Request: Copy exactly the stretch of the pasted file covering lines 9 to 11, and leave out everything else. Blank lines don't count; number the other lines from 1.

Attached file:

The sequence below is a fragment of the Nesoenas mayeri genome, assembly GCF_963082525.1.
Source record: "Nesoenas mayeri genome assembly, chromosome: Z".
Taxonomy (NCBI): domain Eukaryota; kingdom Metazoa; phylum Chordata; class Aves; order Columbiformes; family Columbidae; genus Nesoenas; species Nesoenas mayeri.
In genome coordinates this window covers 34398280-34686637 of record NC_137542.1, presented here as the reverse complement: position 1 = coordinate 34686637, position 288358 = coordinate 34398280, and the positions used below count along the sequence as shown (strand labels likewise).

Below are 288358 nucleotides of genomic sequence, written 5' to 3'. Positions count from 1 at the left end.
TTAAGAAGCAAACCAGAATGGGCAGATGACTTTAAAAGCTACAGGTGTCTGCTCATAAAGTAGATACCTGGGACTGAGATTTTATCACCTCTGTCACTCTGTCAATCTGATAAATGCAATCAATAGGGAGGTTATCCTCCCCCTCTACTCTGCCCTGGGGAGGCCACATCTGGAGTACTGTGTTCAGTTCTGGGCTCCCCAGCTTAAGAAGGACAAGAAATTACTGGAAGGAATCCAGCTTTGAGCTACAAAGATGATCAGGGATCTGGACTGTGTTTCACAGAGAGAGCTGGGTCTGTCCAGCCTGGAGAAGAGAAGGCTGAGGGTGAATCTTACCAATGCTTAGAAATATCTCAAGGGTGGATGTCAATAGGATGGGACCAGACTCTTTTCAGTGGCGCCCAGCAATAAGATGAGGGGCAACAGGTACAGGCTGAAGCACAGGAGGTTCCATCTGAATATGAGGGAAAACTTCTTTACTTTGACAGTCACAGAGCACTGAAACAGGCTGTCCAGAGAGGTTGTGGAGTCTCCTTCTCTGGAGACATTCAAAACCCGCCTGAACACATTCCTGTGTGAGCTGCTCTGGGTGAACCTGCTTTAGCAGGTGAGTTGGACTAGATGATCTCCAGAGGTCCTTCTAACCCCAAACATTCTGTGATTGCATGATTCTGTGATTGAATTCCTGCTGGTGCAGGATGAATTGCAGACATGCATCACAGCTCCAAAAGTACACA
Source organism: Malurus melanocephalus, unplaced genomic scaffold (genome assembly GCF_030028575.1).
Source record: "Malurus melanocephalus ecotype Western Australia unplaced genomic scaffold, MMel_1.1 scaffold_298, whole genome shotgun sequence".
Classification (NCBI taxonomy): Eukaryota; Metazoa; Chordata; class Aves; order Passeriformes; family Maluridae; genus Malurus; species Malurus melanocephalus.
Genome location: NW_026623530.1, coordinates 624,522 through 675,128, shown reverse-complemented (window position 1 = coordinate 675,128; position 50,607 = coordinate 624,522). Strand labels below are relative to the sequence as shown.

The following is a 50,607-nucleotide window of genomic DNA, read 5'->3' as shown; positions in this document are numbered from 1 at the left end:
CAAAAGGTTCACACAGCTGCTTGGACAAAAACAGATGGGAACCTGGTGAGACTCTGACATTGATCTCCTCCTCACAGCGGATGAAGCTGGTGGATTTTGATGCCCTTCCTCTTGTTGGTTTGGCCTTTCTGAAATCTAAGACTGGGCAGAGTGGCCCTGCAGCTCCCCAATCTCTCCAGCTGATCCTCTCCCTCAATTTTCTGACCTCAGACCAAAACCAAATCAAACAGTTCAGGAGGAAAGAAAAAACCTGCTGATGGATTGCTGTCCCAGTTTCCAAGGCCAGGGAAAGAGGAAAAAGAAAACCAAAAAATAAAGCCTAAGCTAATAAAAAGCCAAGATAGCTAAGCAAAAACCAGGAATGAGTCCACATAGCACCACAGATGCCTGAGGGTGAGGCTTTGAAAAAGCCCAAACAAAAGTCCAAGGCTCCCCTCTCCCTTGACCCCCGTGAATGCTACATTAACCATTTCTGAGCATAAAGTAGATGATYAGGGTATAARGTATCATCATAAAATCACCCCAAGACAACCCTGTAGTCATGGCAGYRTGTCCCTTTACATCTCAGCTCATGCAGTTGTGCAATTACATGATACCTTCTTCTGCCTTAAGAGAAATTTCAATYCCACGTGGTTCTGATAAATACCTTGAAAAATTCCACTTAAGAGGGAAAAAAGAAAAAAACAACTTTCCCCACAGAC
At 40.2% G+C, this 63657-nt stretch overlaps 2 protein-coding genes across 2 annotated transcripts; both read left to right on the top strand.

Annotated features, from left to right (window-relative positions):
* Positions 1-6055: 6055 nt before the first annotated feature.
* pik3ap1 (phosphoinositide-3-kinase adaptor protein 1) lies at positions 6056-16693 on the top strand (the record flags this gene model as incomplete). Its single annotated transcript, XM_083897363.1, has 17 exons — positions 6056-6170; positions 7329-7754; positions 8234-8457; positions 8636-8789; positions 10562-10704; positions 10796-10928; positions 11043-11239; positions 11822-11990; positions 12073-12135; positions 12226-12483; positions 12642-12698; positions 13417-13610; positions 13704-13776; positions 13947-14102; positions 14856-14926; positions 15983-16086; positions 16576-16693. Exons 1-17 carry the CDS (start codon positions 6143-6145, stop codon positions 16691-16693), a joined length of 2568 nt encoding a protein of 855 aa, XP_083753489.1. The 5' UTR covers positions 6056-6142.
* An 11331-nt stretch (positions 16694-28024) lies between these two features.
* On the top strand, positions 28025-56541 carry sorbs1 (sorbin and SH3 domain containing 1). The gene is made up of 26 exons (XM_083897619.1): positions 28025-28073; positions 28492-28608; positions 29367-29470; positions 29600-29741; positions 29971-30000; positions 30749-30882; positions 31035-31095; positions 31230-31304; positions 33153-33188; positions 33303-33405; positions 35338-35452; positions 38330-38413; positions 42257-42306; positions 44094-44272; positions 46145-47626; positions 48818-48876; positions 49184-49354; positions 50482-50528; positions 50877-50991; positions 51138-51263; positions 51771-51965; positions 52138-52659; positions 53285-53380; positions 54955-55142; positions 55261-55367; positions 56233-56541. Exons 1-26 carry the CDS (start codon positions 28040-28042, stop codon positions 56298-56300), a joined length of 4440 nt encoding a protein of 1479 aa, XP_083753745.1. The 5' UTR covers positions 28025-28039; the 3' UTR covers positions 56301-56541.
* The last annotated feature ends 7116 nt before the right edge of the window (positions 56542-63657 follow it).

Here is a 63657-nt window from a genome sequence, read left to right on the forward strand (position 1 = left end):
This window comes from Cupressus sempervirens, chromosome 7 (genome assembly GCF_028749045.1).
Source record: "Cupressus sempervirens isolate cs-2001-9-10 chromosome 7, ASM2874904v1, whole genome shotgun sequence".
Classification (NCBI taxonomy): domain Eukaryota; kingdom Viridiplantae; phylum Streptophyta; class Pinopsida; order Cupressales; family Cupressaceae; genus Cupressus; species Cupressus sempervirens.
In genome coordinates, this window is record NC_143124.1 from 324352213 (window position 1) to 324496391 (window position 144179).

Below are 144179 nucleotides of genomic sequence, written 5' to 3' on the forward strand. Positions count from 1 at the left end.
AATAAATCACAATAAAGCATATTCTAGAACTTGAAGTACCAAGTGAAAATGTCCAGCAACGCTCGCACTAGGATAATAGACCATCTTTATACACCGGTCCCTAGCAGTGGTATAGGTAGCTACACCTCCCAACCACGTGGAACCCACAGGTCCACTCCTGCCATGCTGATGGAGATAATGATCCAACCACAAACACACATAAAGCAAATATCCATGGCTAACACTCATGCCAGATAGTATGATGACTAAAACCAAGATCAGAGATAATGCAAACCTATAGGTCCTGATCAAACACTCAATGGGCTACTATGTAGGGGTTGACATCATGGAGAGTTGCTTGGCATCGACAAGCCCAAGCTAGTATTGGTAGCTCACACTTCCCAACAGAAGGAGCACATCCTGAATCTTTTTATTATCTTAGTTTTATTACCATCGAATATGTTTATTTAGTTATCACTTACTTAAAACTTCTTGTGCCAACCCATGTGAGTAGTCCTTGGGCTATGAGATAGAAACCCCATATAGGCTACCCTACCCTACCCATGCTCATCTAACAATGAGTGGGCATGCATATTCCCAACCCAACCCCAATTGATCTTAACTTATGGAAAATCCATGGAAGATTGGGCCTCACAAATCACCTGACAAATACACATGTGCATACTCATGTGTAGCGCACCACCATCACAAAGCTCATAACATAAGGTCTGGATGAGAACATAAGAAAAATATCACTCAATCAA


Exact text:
Classification (NCBI taxonomy): Eukaryota; Metazoa; Chordata; class Aves; order Passeriformes; family Maluridae; genus Malurus; species Malurus melanocephalus.
Genome location: NW_026623530.1, coordinates 624,522 through 675,128, shown reverse-complemented (window position 1 = coordinate 675,128; position 50,607 = coordinate 624,522). Strand labels below are relative to the sequence as shown.

The following is a 50,607-nucleotide window of genomic DNA, read 5'->3' as shown; positions in this document are numbered from 1 at the left end: